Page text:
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Minute sauce

I’m a sauce girl.

At work, I put lots of love into my sauces, starting with deer, duck or mushroom stock. At home, I like to keep on hand ready-to-use stock reductions, MEP to be able to make a quick and delicious sauce without too much work or planning ahead.

When cooking meat, I always prefer a pan to the grill, even in summer since I hate to miss out on deglazing the pan for sauce. I care more about the sauce than the meat itself.

I think everyone should have a few sauces under their belt for a life worth living.

When I was teaching this winter, after learning a few classic 'mother' type sauces, my students were pleased with this easy one, reminding me to share it.

In a pinch, it's a favourite one to whip up that requires nothing but a few pantry/fridge staples.. Particularly good with fish and poultry, it is quite passé-partout (versatile).

I call it my minute sauce because it literally takes a minute if you make a small batch, say for two. It’s a cross between a classic wine cream reduction and a sauce vierge/warm vinaigrette à la Anne Desjardins (Eau à la Bouche). 

I remember seeing her make her 10 second sauce by combining lemon juice or a good wine vinegar, a good olive oil, a touch of cream and some fresh herbs in a mini copper saucepan, marvelling at the delicious simplicity - how dare she! (Not to mention that the broken emulsion look was not yet hip, seen as a flaw in classic cuisine).  I like adding the shallot wine reduction and a mix of fresh and/or dry herbs. We have a salted wild herb pesto that keeps in the fridge year-round that’s got mustardy, garlicky kick with anise, parsley, celery notes -a life-saver and full of summer flavours, but any pesto or mix of chopped herbs (dill, tarragon, parsley, basil, chives..) will do..


Wild herb minute sauce

Chef Nancy Hinton, Les Jardins Sauvages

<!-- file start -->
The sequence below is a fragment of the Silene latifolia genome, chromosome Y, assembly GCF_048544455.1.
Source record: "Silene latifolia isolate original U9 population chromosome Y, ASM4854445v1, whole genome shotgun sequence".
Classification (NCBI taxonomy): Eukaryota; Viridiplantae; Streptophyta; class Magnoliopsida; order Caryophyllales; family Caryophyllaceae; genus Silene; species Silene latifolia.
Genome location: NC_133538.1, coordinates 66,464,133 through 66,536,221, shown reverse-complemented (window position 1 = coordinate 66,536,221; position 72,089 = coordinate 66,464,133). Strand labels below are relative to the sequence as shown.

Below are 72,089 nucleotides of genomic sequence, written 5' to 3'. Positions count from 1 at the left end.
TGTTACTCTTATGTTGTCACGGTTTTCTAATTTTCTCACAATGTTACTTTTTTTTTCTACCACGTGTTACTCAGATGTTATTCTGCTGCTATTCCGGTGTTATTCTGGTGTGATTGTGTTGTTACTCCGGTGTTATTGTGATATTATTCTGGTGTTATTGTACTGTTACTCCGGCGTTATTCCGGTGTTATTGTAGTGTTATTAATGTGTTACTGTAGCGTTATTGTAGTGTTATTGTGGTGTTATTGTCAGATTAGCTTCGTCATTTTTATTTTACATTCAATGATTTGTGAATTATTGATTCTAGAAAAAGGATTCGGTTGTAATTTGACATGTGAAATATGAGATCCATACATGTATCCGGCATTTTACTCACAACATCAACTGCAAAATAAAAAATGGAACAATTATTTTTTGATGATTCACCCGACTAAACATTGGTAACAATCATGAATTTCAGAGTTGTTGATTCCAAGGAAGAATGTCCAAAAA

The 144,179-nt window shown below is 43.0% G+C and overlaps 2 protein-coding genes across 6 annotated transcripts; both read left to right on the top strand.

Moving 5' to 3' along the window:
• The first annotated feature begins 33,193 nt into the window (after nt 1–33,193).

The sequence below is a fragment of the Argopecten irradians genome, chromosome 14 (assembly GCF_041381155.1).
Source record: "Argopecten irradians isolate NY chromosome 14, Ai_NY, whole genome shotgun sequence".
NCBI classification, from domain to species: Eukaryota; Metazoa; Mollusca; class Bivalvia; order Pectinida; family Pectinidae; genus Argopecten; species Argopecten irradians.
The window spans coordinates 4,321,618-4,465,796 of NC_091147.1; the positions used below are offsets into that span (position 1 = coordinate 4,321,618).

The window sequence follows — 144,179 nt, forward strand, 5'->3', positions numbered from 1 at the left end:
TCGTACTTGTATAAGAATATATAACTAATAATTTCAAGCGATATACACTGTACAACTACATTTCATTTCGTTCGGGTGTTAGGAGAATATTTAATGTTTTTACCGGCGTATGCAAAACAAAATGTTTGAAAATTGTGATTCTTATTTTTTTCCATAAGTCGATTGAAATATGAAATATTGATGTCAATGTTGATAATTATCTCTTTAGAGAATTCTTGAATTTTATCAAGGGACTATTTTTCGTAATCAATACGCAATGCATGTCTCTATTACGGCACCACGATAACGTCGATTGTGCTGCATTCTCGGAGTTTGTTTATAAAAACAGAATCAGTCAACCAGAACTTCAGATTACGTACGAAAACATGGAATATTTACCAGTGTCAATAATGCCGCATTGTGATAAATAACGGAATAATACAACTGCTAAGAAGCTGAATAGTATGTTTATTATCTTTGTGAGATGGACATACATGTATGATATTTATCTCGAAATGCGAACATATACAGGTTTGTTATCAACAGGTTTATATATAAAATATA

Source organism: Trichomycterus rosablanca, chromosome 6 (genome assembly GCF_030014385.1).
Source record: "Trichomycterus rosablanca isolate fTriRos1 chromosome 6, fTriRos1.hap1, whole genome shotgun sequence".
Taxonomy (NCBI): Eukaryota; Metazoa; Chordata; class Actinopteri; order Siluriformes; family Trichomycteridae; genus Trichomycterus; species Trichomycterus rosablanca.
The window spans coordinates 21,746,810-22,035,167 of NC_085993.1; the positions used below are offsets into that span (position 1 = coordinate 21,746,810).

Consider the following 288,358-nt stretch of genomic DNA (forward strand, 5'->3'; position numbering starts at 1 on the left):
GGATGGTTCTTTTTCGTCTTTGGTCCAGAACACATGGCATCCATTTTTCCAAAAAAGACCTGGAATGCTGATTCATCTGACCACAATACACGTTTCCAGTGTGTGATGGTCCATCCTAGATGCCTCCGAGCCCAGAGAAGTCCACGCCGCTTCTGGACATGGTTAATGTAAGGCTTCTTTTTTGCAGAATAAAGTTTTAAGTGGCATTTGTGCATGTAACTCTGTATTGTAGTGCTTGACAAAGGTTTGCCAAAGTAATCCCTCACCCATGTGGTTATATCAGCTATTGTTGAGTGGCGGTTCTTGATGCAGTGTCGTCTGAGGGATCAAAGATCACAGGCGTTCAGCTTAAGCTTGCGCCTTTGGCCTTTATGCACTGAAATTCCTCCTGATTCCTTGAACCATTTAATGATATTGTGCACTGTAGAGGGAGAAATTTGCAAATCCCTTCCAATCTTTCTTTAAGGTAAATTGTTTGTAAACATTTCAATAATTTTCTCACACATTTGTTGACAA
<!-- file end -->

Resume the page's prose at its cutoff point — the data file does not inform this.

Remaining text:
4-8 portions

45ml (3 Tbsp)                        chopped French shallots (1)

30ml (2 Tbsp)                        good cold press olive, canola, hemp or sunflower oil (or JS wild herb oil)

2-5ml (1/2-1 tsp)                   minced garlic (optional)

60ml (1/4 c)                           white wine or cider

125ml (1/2 c)                         heavy cream 35%

30ml (2 Tbsp)                        Pesto or JS salted herb pesto

2-5ml (1/2-1tsp)                    good cider, wine or sherry vinegar or lemon juice

To taste                                  sel, poivre

To taste                                  hot pepper sauce


Method :

Sweat shallots (and garlic if using) in oil for a few seconds in a small pot or saucepan.

Add wine and reduce to a third, almost dry.

Add cream and herb pesto, reduce by half or to desired consistency.

Season to taste with a touch of acidity, spice and salt & pepper.. 

*Depending on pesto or salted herbs used, you might very well not add salt or garlic.

*Serve with fish, poultry, pork, red meat, eggs, vegetables/legumes or pasta..


Sauce minute aux herbes sauvages

Chef Nancy Hinton, Les Jardins Sauvages

4-6 portions 

45ml (3 c.a.s.)                       échalotes françaises émincés  

30ml (2 cu.à soupe)             bonne huile première pression huile d’olive, canola ou tournesol (ou huile d’herbes sauvages JS)

2-5ml (1/2-1 cu.à the)          d’ail émincé (option)

60ml (1/4 t)                            vin blanc ou cidre

125ml (1/2 t)                          crème 35%

30ml (2 c.a.s.)                       herbes salées/pesto d’herbes sauvages/pesto d’herbes au choix

2-5ml (1/2-1c.a.t.)                 bon vinaigre de cidre, Xeres ou jus de citron

Gouttes/au gout                   huile de piments/sauce au piments ou pincé piment broyé

au goût                                  sel, poivre


  1. Ajouter vin blanc et réduire à un tiers, quasiment à sec.
  2. Ajouter crème et herbes salées. Réduire à moitié ou jusqu’à consistance désirée.
  3. Assaisonner au gout avec acidité, piquant, sel & poivre.

*Dépendant des herbes salées ou pesto choisis, probablement pas besoin de sel.

*Servir avec poisson, volaille, porc, viande rouge, œufs, pasta, legumes ou légumineuses..

Posted on Wednesday, April 5, 2017 at 03:13PM by Registered CommenterNancy Hinton in , | CommentsPost a Comment

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